Catholic ruling reveals follow-through but private investigation by LHSAA
Suffice it to say that every single infraction committed by schools in sports sanctioned by the Louisiana High School Athletic Association cannot be detected, caught or validated.
Critics will always maintain that many schools get away with many inappropriate acts as blatant cheaters.
While the proverbial finger of accusation will always skew and be pointed at private schools, there have been several public school offenders as well.
Everyone is in favor of blatant cheating being caught, prosecuted and punished. Everyone would love to see that cheating eradicated.
Unfortunately, that will never occur as there are simply too many schools and too many items with which to deal.
The most recent case involving Catholic High of Baton Rouge is proof that there is investigation and enforcement taking place in the organization.
One must feel bad for those not involved in poor behavior who have their legacies tarnished.
Obviously, many of the student-athletes were not culpable in what was done wrong.
We cannot reveal exactly what the infractions were, though I have been told for up to 18 months now that Catholic was under an intense microscope for numerous potential violations.
As always, we deal in fact, not partial truths or rumors at CrescentCitySports.com.
The LHSAA has taken the approach of not revealing any details of investigations or punishments doled out.
It is up to the schools in question to put out any information in that regard. Catholic did so Monday.
While I understand the approach of the LHSAA to avoid negative publicity and irresponsible reporting, releasing factual information is never a bad thing and will never result in anything but real conclusions from level-headed observers.
The issue is social media, and its vast influence on the public.
Separating fact from fiction is difficult for many and there are many contradictions posted.
Opinions are a good thing and the freedom to express them is important in our free society.
In the course and discourse of doing so, false narratives emerge and continue to emerge as aspersions are cast with regularity.
What we do know is that Catholic High, a fine school with an esteemed athletic program, did wrong and it was more than a passing phase or minor, one-time infraction.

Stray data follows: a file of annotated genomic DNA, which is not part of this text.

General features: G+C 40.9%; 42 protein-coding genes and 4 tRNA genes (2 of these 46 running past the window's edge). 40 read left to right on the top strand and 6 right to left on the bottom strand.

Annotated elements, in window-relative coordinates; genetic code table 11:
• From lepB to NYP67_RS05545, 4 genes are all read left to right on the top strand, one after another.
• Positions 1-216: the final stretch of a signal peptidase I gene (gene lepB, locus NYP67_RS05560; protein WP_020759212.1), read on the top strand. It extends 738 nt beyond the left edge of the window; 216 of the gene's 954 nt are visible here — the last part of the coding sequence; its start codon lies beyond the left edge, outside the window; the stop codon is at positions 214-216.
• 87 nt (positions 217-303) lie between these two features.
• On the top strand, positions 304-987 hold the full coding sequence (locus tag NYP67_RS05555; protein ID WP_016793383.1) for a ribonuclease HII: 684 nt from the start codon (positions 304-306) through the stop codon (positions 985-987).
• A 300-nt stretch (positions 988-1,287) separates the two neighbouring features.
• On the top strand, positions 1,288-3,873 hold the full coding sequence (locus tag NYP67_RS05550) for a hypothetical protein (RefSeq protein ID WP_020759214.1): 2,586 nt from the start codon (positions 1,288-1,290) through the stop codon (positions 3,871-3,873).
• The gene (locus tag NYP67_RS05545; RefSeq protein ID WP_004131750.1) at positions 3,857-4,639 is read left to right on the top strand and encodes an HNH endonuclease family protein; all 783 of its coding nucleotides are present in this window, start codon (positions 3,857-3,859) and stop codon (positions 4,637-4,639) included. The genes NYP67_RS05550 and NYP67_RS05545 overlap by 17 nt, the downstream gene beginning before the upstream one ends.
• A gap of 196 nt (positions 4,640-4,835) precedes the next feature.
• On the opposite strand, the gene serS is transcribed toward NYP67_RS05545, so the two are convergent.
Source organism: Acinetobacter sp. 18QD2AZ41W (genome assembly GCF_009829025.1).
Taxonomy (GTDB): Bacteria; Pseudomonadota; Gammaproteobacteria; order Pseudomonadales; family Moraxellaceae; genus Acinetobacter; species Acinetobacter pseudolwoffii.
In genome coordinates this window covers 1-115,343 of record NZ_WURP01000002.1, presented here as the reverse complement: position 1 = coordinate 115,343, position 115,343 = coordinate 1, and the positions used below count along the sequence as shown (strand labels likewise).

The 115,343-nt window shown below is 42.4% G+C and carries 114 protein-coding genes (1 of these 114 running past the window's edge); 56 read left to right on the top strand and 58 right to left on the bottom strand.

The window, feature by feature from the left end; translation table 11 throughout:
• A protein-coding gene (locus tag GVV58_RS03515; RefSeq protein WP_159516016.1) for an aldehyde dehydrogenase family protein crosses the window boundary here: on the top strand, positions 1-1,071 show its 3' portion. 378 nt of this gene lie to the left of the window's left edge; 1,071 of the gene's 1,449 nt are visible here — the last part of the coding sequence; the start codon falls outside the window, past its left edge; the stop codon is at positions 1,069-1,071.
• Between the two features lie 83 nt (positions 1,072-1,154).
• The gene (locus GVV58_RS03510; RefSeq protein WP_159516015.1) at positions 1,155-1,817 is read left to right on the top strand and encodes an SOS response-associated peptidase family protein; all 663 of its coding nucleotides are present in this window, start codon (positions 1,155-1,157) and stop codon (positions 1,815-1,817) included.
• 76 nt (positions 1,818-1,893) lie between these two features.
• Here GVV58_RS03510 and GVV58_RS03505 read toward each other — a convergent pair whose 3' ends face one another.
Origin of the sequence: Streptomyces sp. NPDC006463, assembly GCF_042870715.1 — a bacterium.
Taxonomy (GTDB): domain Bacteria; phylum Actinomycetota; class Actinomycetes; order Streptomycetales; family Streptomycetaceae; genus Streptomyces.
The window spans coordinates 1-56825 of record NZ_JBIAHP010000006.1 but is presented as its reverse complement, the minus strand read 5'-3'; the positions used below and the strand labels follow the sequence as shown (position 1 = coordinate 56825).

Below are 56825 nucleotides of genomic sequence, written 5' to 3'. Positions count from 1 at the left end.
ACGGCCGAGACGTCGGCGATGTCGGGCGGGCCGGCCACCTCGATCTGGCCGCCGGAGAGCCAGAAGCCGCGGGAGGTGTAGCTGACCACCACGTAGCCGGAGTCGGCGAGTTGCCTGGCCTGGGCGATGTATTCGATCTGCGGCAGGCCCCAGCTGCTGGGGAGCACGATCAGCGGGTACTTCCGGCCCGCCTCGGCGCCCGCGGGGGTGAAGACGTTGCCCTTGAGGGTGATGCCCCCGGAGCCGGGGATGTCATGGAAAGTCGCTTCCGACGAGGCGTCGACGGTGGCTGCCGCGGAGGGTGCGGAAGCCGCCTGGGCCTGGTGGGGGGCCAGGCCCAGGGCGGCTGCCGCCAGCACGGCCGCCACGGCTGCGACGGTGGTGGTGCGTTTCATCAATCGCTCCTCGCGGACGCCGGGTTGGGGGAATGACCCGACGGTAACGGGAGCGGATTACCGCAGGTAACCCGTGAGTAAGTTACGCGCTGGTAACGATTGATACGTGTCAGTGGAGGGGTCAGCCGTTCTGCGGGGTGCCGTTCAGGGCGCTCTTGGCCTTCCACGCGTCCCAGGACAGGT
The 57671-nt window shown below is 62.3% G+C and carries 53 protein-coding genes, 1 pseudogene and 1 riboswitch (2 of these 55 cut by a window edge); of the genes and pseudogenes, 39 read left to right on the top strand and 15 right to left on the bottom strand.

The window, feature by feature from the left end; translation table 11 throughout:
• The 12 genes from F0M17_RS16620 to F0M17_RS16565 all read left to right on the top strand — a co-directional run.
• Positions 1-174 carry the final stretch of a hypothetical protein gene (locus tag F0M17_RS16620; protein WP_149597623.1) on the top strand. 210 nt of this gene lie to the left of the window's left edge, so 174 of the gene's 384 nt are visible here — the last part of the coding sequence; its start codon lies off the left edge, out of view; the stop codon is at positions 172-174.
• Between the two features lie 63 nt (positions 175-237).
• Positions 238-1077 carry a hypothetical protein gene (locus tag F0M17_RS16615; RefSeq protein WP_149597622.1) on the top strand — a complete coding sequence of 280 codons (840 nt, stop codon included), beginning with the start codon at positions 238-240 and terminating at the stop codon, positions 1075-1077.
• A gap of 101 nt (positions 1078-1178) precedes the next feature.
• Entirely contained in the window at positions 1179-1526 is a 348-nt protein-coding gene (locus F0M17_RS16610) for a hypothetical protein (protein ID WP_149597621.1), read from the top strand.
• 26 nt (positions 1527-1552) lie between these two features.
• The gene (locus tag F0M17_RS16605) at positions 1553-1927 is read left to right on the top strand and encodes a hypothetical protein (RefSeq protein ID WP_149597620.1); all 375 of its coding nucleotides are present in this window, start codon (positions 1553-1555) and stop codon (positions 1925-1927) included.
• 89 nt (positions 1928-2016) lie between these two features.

What we do know is that Catholic High admitted to its wrongdoing and accepted the punishment.
What we do know is that Catholic has a new football coach and a new athletic director.
What we do know is that young men associated with the program who did no wrong will be unfairly categorized, the nature of such occurrences.
Hopefully, the latest transgressions of a private institution will not damage relations with public brethren as we continue to maintain that the LHSAA would be better served to reunite the organization for the betterment of young people and competition.
Public schools, as mentioned, have been offenders in recent years as well.
The public vs. private debate will continue to resonate in may circles.
Both are good options with good people.
Rather than going public with information, the organization chooses to remain private.
That is there prerogative and despite not agreeing, we respect it.
Catholic willingly went public with private information.
Somehow, you knew I would conclude this with public and private, didn’t you?
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Born and raised in the New Orleans area, CCSE CEO Ken Trahan has been a sports media fixture in the community for nearly four decades. Ken started NewOrleans.com/Sports with Bill Hammack and Don Jones in 2008. In 2011, the site became SportsNOLA.com. On August 1, 2017, Ken helped launch CrescentCitySports.com. Having accumulated national awards/recognition (National Sports Media Association, National Football…